The Daihatsu Handi, also called the Cuore and Mira in other countries, was initially sold in Australia as the Handivan in 1981 with the L55 chassis designation. At the start, the Handivan was only available in Australia as a 3-door commercial model.
Its interior was spartan as the design objective set by Daihatsu was to produce a small commercial and passenger vehicle, which they can market as cheaply as possible.
Powered on its first offering by 2-cylinder 547cc AB30 petrol engine producing 23 kW of power and torque of 41 N⋅m and coupled to either a 4-speed automatic transmission or the 4-speed manual gearbox.
In 1982, Daihatsu upgraded the Handivan with a new grille and came with a 617cc AD inline 2-cylinder petrol engine which had a rating of 23 kW and torque of 45 N⋅m but now only available with a 4-speed manual gearbox. The following year, a 3-speed automatic transmission replaced the unpopular 2-speed “Easy Drive” and later on a 5-speed manual gearbox replaced the old 4-speed unit. There were minimal changes to the Handivan until the introduction of the 1986 model.
The 1986 model rolled out with an all-new body, powered by a 3-cylinder 847cc ED-10 petrol engine that produced 32 kW of power at 5,500 rpm and torque of 67 N⋅m at 3,200 rpm coupled to a 4-speed manual gearbox for the base model and a 5-speed for the Deluxe model. The exterior retained the boxy shape but incorporated smoothened edges and a new front fascia. This version sold continuously until 1990.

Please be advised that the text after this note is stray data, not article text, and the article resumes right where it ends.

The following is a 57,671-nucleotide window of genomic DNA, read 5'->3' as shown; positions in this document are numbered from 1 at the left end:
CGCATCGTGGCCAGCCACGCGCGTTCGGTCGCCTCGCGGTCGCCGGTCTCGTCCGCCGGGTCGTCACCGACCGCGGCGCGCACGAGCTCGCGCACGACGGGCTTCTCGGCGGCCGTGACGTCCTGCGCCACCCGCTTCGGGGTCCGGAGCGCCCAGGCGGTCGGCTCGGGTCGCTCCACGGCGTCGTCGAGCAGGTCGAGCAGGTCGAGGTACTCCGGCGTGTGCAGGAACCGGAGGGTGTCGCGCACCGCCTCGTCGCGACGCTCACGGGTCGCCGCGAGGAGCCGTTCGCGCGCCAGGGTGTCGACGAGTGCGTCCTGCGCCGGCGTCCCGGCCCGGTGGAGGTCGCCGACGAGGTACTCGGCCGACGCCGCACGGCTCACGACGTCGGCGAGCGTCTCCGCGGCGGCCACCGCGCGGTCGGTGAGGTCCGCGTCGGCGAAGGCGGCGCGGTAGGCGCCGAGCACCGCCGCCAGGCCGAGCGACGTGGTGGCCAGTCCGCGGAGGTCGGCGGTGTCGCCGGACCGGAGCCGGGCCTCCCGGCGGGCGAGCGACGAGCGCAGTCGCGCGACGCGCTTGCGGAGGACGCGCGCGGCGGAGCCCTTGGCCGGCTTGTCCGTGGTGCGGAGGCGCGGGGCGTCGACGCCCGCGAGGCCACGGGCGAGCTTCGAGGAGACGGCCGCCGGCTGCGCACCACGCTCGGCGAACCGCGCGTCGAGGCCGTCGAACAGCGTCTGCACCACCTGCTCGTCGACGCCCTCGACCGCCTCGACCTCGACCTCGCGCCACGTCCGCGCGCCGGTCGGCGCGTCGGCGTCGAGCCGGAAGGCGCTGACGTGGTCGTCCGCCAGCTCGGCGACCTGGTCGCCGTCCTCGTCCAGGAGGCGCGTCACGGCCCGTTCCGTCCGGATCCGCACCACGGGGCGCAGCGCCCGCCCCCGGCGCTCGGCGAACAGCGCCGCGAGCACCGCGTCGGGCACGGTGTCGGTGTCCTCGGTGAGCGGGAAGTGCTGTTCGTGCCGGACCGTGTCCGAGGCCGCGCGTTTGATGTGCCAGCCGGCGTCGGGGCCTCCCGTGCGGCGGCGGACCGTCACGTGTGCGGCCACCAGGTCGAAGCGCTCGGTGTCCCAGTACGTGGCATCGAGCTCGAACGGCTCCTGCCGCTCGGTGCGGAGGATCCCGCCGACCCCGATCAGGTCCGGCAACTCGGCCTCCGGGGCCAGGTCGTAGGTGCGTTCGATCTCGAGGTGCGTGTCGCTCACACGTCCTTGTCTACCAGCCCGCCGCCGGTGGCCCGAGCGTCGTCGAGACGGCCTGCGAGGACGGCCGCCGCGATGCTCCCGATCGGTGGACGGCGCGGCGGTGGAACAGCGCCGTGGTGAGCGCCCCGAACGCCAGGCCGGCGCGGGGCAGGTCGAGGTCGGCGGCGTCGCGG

Daihatsu dropped the Handivan name from the Australian market in 1990 with the introduction of the L201 Mira powered still by the 847cc bundled with the same transmission options. The Mira belonged in the passenger car class, but in 1992, Daihatsu introduced a commercial model with practically the same mechanicals and features, but without rear seats.
In 1995, the Mira badge reverted to the Handivan nameplate. A smaller 659cc EF 3-cylinder petrol engine powered it with an output rating of 32 kW and 58 N⋅m. This version continued to sell until 1999, sporting a new exterior based on the Japanese L500 series.
In 1999, the Handi name replaced Handivan, with the new version featuring a rounder exterior. Its redesigned front and rear fascia exuded a more modern look fit for the era. Chassis designation for this model is now the L701, powered now by a 989cc 3-cylinder EJ petrol engine producing 41 kW at 5,200 rpm and torque of 88 N⋅m at 3,600 rpm with a 5-speed manual gearbox.
Its standard safety equipment included dual front airbags and front seatbelt pretensioners. Options at extra cost were available for a two-speaker sound system with radio cassette player and installation of air conditioning.
Daihatsu sold the Handi in Australia until 2002 and eventually replaced it with the Charade, which is an entirely different series.
The Handi, or Handivan, is a practical and capable vehicle, and we still see some of them on the road used as daily drivers and for business. Simple mechanicals, not much electronics, low fuel consumption, and compact size – all these qualities make the Handi feasible to use even today. With periodic maintenance and occasional repairs, these cars can continue to be roadworthy for several years to come.
If you are looking to sell or buy a Daihatsu Handi or its parts, contact us at firstname.lastname@example.org, and we can surely help you.